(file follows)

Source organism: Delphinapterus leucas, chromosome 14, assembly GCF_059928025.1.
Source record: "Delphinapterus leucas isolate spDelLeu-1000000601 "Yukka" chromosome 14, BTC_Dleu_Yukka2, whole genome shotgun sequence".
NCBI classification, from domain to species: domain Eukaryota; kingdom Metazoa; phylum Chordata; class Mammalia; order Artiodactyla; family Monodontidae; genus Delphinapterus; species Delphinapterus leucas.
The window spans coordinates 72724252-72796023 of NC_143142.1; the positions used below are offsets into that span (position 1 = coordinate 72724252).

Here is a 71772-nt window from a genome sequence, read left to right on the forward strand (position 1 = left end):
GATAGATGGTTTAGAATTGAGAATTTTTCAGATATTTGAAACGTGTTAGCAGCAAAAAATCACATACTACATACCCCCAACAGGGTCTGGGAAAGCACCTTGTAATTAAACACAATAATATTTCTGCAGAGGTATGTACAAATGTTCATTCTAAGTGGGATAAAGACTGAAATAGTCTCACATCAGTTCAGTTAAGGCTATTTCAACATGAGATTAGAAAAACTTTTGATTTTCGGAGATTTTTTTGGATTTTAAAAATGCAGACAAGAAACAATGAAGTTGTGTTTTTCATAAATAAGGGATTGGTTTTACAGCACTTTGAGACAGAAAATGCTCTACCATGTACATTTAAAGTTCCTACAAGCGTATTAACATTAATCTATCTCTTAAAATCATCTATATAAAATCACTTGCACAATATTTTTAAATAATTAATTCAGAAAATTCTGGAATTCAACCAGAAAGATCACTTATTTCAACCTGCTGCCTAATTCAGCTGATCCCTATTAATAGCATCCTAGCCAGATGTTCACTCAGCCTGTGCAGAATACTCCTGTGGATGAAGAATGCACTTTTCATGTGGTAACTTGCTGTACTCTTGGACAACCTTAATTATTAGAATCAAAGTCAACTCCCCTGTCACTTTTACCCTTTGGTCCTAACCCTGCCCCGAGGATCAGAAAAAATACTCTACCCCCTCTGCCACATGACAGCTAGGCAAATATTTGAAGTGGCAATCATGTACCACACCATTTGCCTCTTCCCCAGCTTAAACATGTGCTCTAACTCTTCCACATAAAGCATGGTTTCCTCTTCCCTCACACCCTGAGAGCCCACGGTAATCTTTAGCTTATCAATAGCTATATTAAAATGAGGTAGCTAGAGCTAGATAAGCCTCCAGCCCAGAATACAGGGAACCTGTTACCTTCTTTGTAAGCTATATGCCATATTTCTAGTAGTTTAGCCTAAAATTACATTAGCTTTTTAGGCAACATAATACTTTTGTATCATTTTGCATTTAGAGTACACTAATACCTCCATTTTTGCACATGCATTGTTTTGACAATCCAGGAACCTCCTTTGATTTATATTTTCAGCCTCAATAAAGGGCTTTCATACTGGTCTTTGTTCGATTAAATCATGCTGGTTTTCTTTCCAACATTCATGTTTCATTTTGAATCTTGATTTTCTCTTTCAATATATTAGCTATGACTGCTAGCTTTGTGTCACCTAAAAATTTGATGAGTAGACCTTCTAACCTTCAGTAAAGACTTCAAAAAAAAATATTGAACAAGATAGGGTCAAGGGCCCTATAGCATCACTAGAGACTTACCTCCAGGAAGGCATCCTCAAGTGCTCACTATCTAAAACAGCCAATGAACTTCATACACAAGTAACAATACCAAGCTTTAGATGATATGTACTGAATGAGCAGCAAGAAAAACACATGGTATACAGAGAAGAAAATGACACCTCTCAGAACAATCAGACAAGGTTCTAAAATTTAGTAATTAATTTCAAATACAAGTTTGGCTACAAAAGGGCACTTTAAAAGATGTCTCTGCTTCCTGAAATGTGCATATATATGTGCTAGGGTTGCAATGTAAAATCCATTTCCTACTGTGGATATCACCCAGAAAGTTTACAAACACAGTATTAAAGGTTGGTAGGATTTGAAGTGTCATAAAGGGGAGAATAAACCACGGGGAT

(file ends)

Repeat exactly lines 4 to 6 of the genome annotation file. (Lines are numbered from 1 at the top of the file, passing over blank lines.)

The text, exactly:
The window spans coordinates 72724252-72796023 of NC_143142.1; the positions used below are offsets into that span (position 1 = coordinate 72724252).

Here is a 71772-nt window from a genome sequence, read left to right on the forward strand (position 1 = left end):
GATAGATGGTTTAGAATTGAGAATTTTTCAGATATTTGAAACGTGTTAGCAGCAAAAAATCACATACTACATACCCCCAACAGGGTCTGGGAAAGCACCTTGTAATTAAACACAATAATATTTCTGCAGAGGTATGTACAAATGTTCATTCTAAGTGGGATAAAGACTGAAATAGTCTCACATCAGTTCAGTTAAGGCTATTTCAACATGAGATTAGAAAAACTTTTGATTTTCGGAGATTTTTTTGGATTTTAAAAATGCAGACAAGAAACAATGAAGTTGTGTTTTTCATAAATAAGGGATTGGTTTTACAGCACTTTGAGACAGAAAATGCTCTACCATGTACATTTAAAGTTCCTACAAGCGTATTAACATTAATCTATCTCTTAAAATCATCTATATAAAATCACTTGCACAATATTTTTAAATAATTAATTCAGAAAATTCTGGAATTCAACCAGAAAGATCACTTATTTCAACCTGCTGCCTAATTCAGCTGATCCCTATTAATAGCATCCTAGCCAGATGTTCACTCAGCCTGTGCAGAATACTCCTGTGGATGAAGAATGCACTTTTCATGTGGTAACTTGCTGTACTCTTGGACAACCTTAATTATTAGAATCAAAGTCAACTCCCCTGTCACTTTTACCCTTTGGTCCTAACCCTGCCCCGAGGATCAGAAAAAATACTCTACCCCCTCTGCCACATGACAGCTAGGCAAATATTTGAAGTGGCAATCATGTACCACACCATTTGCCTCTTCCCCAGCTTAAACATGTGCTCTAACTCTTCCACATAAAGCATGGTTTCCTCTTCCCTCACACCCTGAGAGCCCACGGTAATCTTTAGCTTATCAATAGCTATATTAAAATGAGGTAGCTAGAGCTAGATAAGCCTCCAGCCCAGAATACAGGGAACCTGTTACCTTCTTTGTAAGCTATATGCCATATTTCTAGTAGTTTAGCCTAAAATTACATTAGCTTTTTAGGCAACATAATACTTTTGTATCATTTTGCATTTAGAGTACACTAATACCTCCATTTTTGCACATGCATTGTTTTGACAATCCAGGAACCTCCTTTGATTTATATTTTCAGCCTCAATAAAGGGCTTTCATACTGGTCTTTGTTCGATTAAATCATGCTGGTTTTCTTTCCAACATTCATGTTTCATTTTGAATCTTGATTTTCTCTTTCAATATATTAGCTATGACTGCTAGCTTTGTGTCACCTAAAAATTTGATGAGTAGACCTTCTAACCTTCAGTAAAGACTTCAAAAAAAAATATTGAACAAGATAGGGTCAAGGGCCCTATAGCATCACTAGAGACTTACCTCCAGGAAGGCATCCTCAAGTGCTCACTATCTAAAACAGCCAATGAACTTCATACACAAGTAACAATACCAAGCTTTAGATGATATGTACTGAATGAGCAGCAAGAAAAACACATGGTATACAGAGAAGAAAATGACACCTCTCAGAACAATCAGACAAGGTTCTAAAATTTAGTAATTAATTTCAAATACAAGTTTGGCTACAAAAGGGCACTTTAAAAGATGTCTCTGCTTCCTGAAATGTGCATATATATGTGCTAGGGTTGCAATGTAAAATCCATTTCCTACTGTGGATATCACCCAGAAAGTTTACAAACACAGTATTAAAGGTTGGTAGGATTTGAAGTGTCATAAAGGGGAGAATAAACCACGGGGAT